Critics Corner: THE BLACK PANTHERS: VANGUARD OF THE REVOLUTION

Read two critical perspectives on The Black Panthers: Vanguard of the Revolution by Ellen Sebastian Chang and A.M. Smiley.

The Black Panthers: Vanguard of the Revolution opens October 2, 2015 at Landmark Opera Plaza in San Francisco, Landmark Shattuck in Berkeley, Landmark Piedmont in Oakland, and Christopher B. Smith Rafael Film Center in San Rafael.

PBSBlackPanthers_27x40THE BLACK PANTHERS: VANGUARD OF THE REVOLUTION – What Will Be the Impact of This Film?

by Ellen Sebastian Chang

“We’ve got to face the fact that some people say you fight fire with fire, but we say you put fire out best with water. We say you don’t fight racism with racism. We’re gonna fight racism with solidarity.”

—Fred Hampton

The power of a young Fred Hampton is one of the clearest histories that working across color lines to achieve equity will end with a shot in the head. Today the ultra-militarized police force is the clearest directive of this legacy of the Black Panther Party for Self-Defense. Continue reading →

TheBlackPanthers_OfficialPoster_WebTHE BLACK PANTHERS: VANGUARD OF THE REVOLUTION – The Wall, the Sword, and the Snake

by A. M. Smiley

Questions. After viewing The Black Panthers: Vanguard of the Revolution, questions were firing at the top of my mind. And yes, “Why was the government so hell-bent on taking down the Panthers?” and “Why have the Panthers not returned in the midst of all that is happening now?” did come up. But really my questions were about why things I was seeing from the ’60s and ’70s – the conversations, the rage, the anxiety, the fear – were still happening. How did we lose solidarity with other communities, what … happened? How did we allow an entire generation of folks to grow up with an erasure of Black Panther knowledge, discipline, and history?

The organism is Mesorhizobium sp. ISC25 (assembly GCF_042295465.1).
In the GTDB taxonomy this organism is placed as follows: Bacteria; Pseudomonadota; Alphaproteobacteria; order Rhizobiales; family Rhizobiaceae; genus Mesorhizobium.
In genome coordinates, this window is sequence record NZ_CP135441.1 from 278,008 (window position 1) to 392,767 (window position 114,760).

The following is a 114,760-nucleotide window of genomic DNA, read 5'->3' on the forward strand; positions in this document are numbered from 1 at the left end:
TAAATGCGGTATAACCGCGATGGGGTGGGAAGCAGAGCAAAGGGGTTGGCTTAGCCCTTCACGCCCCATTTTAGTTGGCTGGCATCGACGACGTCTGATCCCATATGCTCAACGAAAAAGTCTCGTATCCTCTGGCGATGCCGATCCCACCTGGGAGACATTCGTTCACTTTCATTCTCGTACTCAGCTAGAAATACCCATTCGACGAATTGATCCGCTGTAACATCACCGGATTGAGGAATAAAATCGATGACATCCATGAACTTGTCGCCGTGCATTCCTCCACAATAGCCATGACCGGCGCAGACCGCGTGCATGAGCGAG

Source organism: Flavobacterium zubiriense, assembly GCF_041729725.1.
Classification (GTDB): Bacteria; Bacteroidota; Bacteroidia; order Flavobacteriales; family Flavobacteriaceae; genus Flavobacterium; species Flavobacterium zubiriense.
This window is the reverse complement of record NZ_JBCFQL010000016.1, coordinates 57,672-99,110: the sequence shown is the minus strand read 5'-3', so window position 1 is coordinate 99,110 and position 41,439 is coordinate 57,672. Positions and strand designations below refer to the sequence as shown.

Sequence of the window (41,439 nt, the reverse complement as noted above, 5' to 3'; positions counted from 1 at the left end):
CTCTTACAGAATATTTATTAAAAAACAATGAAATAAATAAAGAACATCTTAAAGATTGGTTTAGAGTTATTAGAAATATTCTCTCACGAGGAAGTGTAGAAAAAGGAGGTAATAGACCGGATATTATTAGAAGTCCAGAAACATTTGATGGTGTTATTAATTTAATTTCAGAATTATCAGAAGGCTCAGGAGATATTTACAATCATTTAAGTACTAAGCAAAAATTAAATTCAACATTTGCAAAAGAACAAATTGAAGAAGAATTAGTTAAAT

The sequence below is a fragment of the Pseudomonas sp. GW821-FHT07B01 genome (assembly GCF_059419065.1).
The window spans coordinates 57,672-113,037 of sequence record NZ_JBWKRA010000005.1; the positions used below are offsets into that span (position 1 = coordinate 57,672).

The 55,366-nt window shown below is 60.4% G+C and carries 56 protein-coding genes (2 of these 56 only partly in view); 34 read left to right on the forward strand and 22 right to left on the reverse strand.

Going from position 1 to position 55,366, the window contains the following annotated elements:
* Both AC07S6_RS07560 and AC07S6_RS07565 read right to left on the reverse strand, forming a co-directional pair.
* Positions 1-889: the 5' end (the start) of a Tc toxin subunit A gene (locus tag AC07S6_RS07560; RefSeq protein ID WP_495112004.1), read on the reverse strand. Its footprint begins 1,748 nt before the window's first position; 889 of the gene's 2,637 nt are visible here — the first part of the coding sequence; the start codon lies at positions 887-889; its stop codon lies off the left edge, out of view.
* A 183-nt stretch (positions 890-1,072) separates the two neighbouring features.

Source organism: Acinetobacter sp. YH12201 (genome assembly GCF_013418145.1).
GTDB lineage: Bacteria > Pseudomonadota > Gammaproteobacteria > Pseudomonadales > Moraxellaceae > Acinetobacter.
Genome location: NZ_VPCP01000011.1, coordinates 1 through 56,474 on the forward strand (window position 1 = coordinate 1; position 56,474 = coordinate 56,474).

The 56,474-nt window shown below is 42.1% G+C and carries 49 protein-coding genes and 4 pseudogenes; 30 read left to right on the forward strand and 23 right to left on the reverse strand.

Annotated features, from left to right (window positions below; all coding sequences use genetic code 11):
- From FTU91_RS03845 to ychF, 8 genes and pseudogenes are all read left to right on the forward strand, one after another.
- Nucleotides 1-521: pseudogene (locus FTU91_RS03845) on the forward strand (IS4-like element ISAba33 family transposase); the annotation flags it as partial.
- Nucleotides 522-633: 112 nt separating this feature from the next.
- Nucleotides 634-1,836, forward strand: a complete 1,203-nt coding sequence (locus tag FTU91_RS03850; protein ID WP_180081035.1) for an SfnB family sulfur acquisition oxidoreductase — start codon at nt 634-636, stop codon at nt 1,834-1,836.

Continue reading →

THE BLACK PANTHERS: VANGUARD OF THE REVOLUTION – What Will Be the Impact of This Film?

by Ellen Sebastian Chang

“We’ve got to face the fact that some people say you fight fire with fire, but we say you put fire out best with water. We say you don’t fight racism with racism. We’re gonna fight racism with solidarity.”

—Fred Hampton

The power of a young Fred Hampton is one of the clearest histories that working across color lines to achieve equity will end with a shot in the head. Today the ultra-militarized police force is the clearest directive of this legacy of the Black Panther Party for Self-Defense.

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The bedroom where Fred Hampton was murdered. December 1969. Credit: Chicago Reader/Paul Sequeira.

The quiet tone of the opening animation to The Black Panthers: Vanguard of the Revolution, narrated by former Panther Erika Huggins, tells the story of blind men who touch an elephant to try to describe it: one feels its side and says, “It feels like a wall”; the other its tusk, “It feels like a spear.” And the other its trunk, “It feels like a snake.” She gently continues to speak, “…that is quite often what happens with our descriptions of the Black Panther Party. We know the party we were in and not the entire thing. We were making history and it wasn’t nice and clean. It wasn’t easy. It was complex.” The soundtrack explodes with The Chi-Lites’ “(For God’s Sake) Give More Power to the People”: “There’s no price for happiness, there’s no price for love / Up goes the price of livin’ an’ you’re right back where you was.” The opening montage of images of the police violence, civil rights actions and worldwide revolutions of the times make me feel “right back where you was.” And I ask, What will be the impact of this film?

The Black Panthers: Vanguard of the Revolution, directed, produced and written by Stanley Nelson (Freedom Summer, Freedom Riders, Jonestown: The Life and Death of People’s Temple and The Murder of Emmett Till) is a historical love letter, a dance track/style tracker, the power, energy and impulsive voice of youth and the elephant revealed: The “elephant” being the blind misunderstanding of the historical scope of racism and class in America, and the blinding force of the status quo to maintain control by any means necessary.